Yes, Chef! Local boy Andy Husbands meets the big badass chef on Hell’s Kitchen
by Louisa Kasdon
| July 20, 2009
The silence is semi-over. Chef Andy Husbands of Tremont 647 did not go to Mexico last January as everyone thought. He was actually slaving away in LA as one of the 16 contestants for the upcoming season of Gordon Ramsay’s Hell’s Kitchen. Husbands won’t tell all yet — he can’t say how many cuts he survived and how many episodes he’s in — but he is willing to talk about what it was like to be on camera 24/7 (the cameras ran everywhere but in the shower) for a solid month with 15 new BFFs/competitors. And at Tremont 647’s new Hell’s Kitchen Dinners, you can watch the series with Husbands and several of the other competitors as they view the show for the first time. Husbands predicts that some of the things he said and did during the last-man-standing month are sure to cause a “stir.”
You have a successful restaurant. You don’t want the first prize, a slot as head chef at Araxi in British Columbia. Why did you do this? For fun. The best analogy I can give you is that in ’92 when I first saw someone with a tongue piercing, I thought, “Wow. I wonder how much does that hurt? How bad could it be? Can I take it?” So obviously, I got my tongue pierced. At five years old, I stuck my arm into a wood-burning stove, to see what would happen. It’s the risk thing, the adventure, the challenge. Is there a risk that I’ll come off looking like I don’t know anything about cooking? There is that chance.
Is chef Ramsay as crazy as he seems? I wouldn’t know. I only saw him in the context of the show, where he seems to have a very limited vocabulary that consists mainly of the F-word and the C-word. It’s an old-school French kitchen. He called me “Bozo.” In my head, I’m thinking, “That’s not my name.” But all I ever said to him was, “Yes, Chef.”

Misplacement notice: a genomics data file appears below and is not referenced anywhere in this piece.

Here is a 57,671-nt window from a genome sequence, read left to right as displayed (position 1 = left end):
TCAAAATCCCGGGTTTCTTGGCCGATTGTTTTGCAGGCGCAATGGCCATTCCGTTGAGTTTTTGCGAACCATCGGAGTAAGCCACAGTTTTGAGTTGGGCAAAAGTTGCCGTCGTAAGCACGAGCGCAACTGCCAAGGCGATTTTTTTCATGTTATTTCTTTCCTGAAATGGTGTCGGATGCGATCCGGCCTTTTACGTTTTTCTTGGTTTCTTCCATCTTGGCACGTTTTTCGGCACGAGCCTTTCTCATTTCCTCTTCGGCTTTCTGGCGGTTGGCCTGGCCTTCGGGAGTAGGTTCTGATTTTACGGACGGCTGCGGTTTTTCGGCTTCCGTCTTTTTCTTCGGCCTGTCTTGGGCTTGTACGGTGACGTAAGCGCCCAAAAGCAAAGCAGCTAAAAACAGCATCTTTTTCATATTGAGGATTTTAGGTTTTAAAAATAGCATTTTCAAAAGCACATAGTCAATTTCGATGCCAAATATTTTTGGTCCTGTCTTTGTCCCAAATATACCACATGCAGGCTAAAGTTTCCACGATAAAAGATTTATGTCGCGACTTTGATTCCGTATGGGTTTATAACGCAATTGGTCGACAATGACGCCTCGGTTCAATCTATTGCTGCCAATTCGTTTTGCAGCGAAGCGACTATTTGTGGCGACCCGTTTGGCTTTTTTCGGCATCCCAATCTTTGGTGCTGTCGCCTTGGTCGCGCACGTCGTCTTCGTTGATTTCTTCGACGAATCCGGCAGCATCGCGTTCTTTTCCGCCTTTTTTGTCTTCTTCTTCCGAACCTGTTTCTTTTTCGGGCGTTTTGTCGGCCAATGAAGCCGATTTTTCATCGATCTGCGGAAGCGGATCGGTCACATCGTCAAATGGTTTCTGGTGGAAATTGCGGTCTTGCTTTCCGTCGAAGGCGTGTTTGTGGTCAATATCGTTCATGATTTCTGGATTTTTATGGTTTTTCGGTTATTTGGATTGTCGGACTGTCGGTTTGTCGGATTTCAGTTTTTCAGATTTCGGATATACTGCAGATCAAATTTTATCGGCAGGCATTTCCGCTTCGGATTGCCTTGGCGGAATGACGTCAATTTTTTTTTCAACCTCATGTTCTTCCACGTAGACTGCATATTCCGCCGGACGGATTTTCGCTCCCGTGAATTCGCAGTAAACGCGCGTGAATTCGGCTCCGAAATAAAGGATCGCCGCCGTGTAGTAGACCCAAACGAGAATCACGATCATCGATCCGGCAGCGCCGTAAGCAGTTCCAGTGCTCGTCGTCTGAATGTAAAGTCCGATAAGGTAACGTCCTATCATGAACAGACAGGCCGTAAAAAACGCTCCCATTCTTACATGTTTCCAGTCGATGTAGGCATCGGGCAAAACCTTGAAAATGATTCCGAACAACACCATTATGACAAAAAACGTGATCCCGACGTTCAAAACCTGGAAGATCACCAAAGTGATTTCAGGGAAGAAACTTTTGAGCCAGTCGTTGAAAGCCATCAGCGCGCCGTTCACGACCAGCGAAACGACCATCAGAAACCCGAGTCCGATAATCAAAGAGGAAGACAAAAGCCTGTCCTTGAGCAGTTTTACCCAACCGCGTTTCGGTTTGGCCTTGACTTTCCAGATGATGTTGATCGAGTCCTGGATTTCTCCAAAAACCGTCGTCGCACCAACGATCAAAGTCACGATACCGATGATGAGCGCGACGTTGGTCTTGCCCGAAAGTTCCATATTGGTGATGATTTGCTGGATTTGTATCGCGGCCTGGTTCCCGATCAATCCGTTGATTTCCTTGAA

Did you get upset? I used to work for a chef who made me cry nightly, so with chef Ramsay, I decided to filter everything he said, to figure out what he was really asking me to do instead of reacting to what he said. We’re not friends. He’s a very busy guy. It’s not like I have his cell phone or his e-mail. Would he call me if he came to town? Maybe.
How does the stress on the show compare to the stress of opening your own restaurant? It’s not the hours. I can work 16 hours a day doing prep if I need to, day after day — but give me some time off! With the show, the stress comes from never having any down time. You can never relax, not even when you sit down and have a beer with friends; you are wearing the microphone. They call you if you forget to turn it on. You sleep knowing that the night-vision cameras are on you in the dormitory.
Did you learn anything from the experience? Listen: he’s a great chef. And I did learn some stuff that I liked — and some stuff that I didn’t. I learned how hard I can work and how little I can sleep. But it was a hoot, and I’d do it again in a second.